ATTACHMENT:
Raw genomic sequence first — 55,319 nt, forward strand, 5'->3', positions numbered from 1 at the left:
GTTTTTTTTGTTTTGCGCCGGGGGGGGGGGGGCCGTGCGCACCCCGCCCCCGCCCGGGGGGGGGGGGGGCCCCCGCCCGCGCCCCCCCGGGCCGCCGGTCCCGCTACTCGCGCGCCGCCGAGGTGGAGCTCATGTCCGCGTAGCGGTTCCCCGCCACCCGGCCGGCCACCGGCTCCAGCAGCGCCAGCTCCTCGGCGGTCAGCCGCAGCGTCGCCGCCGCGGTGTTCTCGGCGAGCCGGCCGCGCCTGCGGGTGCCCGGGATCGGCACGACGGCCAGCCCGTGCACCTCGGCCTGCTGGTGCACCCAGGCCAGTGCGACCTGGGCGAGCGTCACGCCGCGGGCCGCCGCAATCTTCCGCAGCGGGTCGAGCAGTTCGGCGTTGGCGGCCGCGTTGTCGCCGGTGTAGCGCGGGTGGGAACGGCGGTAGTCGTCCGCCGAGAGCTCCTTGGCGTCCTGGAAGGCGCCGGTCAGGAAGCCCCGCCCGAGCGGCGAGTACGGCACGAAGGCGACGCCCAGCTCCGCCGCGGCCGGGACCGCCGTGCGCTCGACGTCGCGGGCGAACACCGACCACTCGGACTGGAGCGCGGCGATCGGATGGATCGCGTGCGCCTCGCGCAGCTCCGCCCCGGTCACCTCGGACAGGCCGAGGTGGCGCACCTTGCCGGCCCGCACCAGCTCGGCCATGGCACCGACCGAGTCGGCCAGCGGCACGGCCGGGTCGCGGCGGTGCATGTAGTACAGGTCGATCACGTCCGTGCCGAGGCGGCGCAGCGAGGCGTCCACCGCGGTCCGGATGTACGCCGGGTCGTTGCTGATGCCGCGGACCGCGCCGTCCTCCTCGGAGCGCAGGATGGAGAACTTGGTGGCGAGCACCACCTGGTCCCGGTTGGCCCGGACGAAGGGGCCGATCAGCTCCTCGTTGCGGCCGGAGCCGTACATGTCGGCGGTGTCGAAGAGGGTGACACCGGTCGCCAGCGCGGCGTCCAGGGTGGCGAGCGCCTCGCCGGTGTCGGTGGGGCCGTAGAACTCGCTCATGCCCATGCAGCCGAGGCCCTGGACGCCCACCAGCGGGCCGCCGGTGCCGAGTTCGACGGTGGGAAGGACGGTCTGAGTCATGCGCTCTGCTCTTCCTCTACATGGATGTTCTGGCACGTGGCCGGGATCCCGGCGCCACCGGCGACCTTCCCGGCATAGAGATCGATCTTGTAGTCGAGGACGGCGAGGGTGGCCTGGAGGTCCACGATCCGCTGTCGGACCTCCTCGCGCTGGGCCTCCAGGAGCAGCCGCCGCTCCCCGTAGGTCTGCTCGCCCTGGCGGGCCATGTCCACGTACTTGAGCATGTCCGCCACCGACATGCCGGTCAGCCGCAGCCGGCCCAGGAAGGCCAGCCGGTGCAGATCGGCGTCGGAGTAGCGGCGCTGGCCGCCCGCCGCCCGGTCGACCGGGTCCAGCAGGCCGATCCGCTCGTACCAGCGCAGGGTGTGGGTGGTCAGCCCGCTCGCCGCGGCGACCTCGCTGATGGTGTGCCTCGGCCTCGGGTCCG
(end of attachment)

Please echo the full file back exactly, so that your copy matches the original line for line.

Raw genomic sequence first — 55,319 nt, forward strand, 5'->3', positions numbered from 1 at the left:
GTTTTTTTTGTTTTGCGCCGGGGGGGGGGGGGCCGTGCGCACCCCGCCCCCGCCCGGGGGGGGGGGGGGCCCCCGCCCGCGCCCCCCCGGGCCGCCGGTCCCGCTACTCGCGCGCCGCCGAGGTGGAGCTCATGTCCGCGTAGCGGTTCCCCGCCACCCGGCCGGCCACCGGCTCCAGCAGCGCCAGCTCCTCGGCGGTCAGCCGCAGCGTCGCCGCCGCGGTGTTCTCGGCGAGCCGGCCGCGCCTGCGGGTGCCCGGGATCGGCACGACGGCCAGCCCGTGCACCTCGGCCTGCTGGTGCACCCAGGCCAGTGCGACCTGGGCGAGCGTCACGCCGCGGGCCGCCGCAATCTTCCGCAGCGGGTCGAGCAGTTCGGCGTTGGCGGCCGCGTTGTCGCCGGTGTAGCGCGGGTGGGAACGGCGGTAGTCGTCCGCCGAGAGCTCCTTGGCGTCCTGGAAGGCGCCGGTCAGGAAGCCCCGCCCGAGCGGCGAGTACGGCACGAAGGCGACGCCCAGCTCCGCCGCGGCCGGGACCGCCGTGCGCTCGACGTCGCGGGCGAACACCGACCACTCGGACTGGAGCGCGGCGATCGGATGGATCGCGTGCGCCTCGCGCAGCTCCGCCCCGGTCACCTCGGACAGGCCGAGGTGGCGCACCTTGCCGGCCCGCACCAGCTCGGCCATGGCACCGACCGAGTCGGCCAGCGGCACGGCCGGGTCGCGGCGGTGCATGTAGTACAGGTCGATCACGTCCGTGCCGAGGCGGCGCAGCGAGGCGTCCACCGCGGTCCGGATGTACGCCGGGTCGTTGCTGATGCCGCGGACCGCGCCGTCCTCCTCGGAGCGCAGGATGGAGAACTTGGTGGCGAGCACCACCTGGTCCCGGTTGGCCCGGACGAAGGGGCCGATCAGCTCCTCGTTGCGGCCGGAGCCGTACATGTCGGCGGTGTCGAAGAGGGTGACACCGGTCGCCAGCGCGGCGTCCAGGGTGGCGAGCGCCTCGCCGGTGTCGGTGGGGCCGTAGAACTCGCTCATGCCCATGCAGCCGAGGCCCTGGACGCCCACCAGCGGGCCGCCGGTGCCGAGTTCGACGGTGGGAAGGACGGTCTGAGTCATGCGCTCTGCTCTTCCTCTACATGGATGTTCTGGCACGTGGCCGGGATCCCGGCGCCACCGGCGACCTTCCCGGCATAGAGATCGATCTTGTAGTCGAGGACGGCGAGGGTGGCCTGGAGGTCCACGATCCGCTGTCGGACCTCCTCGCGCTGGGCCTCCAGGAGCAGCCGCCGCTCCCCGTAGGTCTGCTCGCCCTGGCGGGCCATGTCCACGTACTTGAGCATGTCCGCCACCGACATGCCGGTCAGCCGCAGCCGGCCCAGGAAGGCCAGCCGGTGCAGATCGGCGTCGGAGTAGCGGCGCTGGCCGCCCGCCGCCCGGTCGACCGGGTCCAGCAGGCCGATCCGCTCGTACCAGCGCAGGGTGTGGGTGGTCAGCCCGCTCGCCGCGGCGACCTCGCTGATGGTGTGCCTCGGCCTCGGGTCCG